This article has been updated to include an excerpt from a letter from the president of the union.
A committee of the Detroit Public Library Commission voted Tuesday to put Executive Director Jo Anne Mondowney on paid administrative leave until her contract expires Aug. 24, three years to the day since she joined the system, according to The Detroit News. The commission had already voted in January not to renew her contract when it expires.
The full board was supposed to vote on Mondowney’s leave on Tuesday morning, but only three members were present, so the board did not have a quorum. However, commission rules allowed the three members to constitute a committee of the whole, which could place Mondowney on leave. The leave starts immediately, but the decision must be ratified by a May 15 vote by the seven-member board.
It’s not clear whether that ratification will be forthcoming, given that the lack of a quorum may have been deliberately engineered in protest at the proposed action. “Several of us decided to leave because there was no information given to us about the purpose of the meeting,” the News quoted board vice president Russell Bellant as saying. “Based on what I understood what the purpose of the meeting, I didn’t think their motives or purpose was honorable.” Bellant was in the building at the time of the vote, though he chose not to attend.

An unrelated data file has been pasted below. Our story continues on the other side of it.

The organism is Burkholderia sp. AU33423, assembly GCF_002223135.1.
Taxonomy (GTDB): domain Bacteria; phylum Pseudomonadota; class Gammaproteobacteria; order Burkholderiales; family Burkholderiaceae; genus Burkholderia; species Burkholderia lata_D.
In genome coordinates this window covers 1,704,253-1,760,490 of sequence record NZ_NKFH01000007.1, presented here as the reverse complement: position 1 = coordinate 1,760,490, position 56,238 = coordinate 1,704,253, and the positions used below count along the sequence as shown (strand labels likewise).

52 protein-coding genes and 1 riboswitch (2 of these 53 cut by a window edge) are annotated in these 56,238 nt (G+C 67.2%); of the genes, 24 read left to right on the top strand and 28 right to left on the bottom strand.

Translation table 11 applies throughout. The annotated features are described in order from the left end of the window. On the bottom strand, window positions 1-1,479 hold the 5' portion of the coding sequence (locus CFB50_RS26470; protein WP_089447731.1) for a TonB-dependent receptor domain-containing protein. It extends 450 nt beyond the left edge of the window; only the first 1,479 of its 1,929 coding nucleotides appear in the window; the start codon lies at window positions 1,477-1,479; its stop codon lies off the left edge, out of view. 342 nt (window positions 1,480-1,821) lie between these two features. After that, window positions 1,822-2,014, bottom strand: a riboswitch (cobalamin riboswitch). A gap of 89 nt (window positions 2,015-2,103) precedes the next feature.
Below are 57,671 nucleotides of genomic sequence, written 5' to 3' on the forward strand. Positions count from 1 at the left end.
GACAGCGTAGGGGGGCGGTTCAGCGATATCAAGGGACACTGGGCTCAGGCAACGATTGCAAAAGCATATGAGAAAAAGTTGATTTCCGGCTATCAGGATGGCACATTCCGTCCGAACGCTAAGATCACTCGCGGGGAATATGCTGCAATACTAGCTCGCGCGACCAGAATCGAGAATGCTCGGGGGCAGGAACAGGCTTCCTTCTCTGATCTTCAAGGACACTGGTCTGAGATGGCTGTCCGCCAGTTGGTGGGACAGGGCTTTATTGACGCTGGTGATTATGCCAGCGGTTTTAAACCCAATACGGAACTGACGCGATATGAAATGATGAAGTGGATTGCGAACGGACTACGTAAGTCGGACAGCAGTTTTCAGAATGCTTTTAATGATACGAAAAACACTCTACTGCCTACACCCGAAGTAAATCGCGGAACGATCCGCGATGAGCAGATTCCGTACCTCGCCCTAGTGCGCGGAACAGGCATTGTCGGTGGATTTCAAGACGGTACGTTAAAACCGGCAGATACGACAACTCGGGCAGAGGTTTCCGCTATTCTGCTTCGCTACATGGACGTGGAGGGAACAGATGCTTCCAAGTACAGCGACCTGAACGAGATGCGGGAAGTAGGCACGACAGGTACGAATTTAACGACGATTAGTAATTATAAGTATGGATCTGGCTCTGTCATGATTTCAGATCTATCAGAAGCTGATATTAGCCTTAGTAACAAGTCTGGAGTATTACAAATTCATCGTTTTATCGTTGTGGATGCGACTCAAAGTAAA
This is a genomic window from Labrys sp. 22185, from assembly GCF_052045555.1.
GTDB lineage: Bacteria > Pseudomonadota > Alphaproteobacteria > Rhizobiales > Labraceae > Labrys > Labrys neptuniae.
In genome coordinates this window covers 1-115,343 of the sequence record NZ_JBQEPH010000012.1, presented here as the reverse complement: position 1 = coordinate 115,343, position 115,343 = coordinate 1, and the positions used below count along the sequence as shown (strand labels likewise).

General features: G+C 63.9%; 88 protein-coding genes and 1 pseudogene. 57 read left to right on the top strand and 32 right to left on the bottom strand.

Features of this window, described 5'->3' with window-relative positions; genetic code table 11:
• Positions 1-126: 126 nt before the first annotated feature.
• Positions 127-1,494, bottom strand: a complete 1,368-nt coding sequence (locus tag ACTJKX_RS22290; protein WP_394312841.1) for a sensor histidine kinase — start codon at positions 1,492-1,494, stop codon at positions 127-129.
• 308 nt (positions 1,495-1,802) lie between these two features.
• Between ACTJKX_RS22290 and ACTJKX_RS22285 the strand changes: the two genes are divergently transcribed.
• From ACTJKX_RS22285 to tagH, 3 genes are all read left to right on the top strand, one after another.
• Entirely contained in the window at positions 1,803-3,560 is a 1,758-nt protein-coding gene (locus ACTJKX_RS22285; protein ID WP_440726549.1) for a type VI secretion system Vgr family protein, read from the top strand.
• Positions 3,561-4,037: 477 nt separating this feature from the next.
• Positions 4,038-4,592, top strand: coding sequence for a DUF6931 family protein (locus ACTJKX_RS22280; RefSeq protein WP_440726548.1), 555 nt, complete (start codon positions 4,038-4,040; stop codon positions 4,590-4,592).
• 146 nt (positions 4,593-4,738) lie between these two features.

However Board member Franklin Jackson though the dishonorable behavior went the other way, calling the decision not to attend the session “skullduggery and sabotage.”
Kinloch said Mondowney should have been more aggressive about straightening out the fiscally straitened system’s finances, according to the News, and, as a case in point, that the library only received $15 million of the $25 million it expects from the city. (The News quoted city officials as saying that the system received $21 million and another $4 million is on its way.)
The Detroit Public Library had to close four branches late last year due to budget constraints, despite substantial public protest, and at one time thought it would have to close many more.
Late last year, the commission also moved to not renew the contracts of two other top staffers. Deputy Director Juliet Machie’s contract ends April 21 and Chief Administrative Officer Tim Cromer’s ends September 19.
The commission is also calling for an audit of nearly $3 million in no-bid technology contracts, according to the News, in part because Cromer signed contracts with website contactor Cubemation, which had created a website for Cromer’s ex-wife’s business.
Laurie Townsend Stuart, president of UAW LU 2200, which represents the library workers, wrote a letter of support for Mondowney in January, crediting the director with helping to pass Michigan House Bill 4932, which amended the State Aid to Public Libraries Act to lower the population requirement for an existing library system can be designated as a cooperative library, as well as saving the library about $2 million in outside contracts, and improving communication between administration and staff. Said Stuart, “LU 2200 believes that the prudent course of action for the Detroit Library Commission to pursue at this time is to retain Mrs. Mondowney as the Executive Director of the Detroit Public Library.”
Neither Kinloch, nor Mondowney, nor Bellant immediately responded to LJ’s request for comment.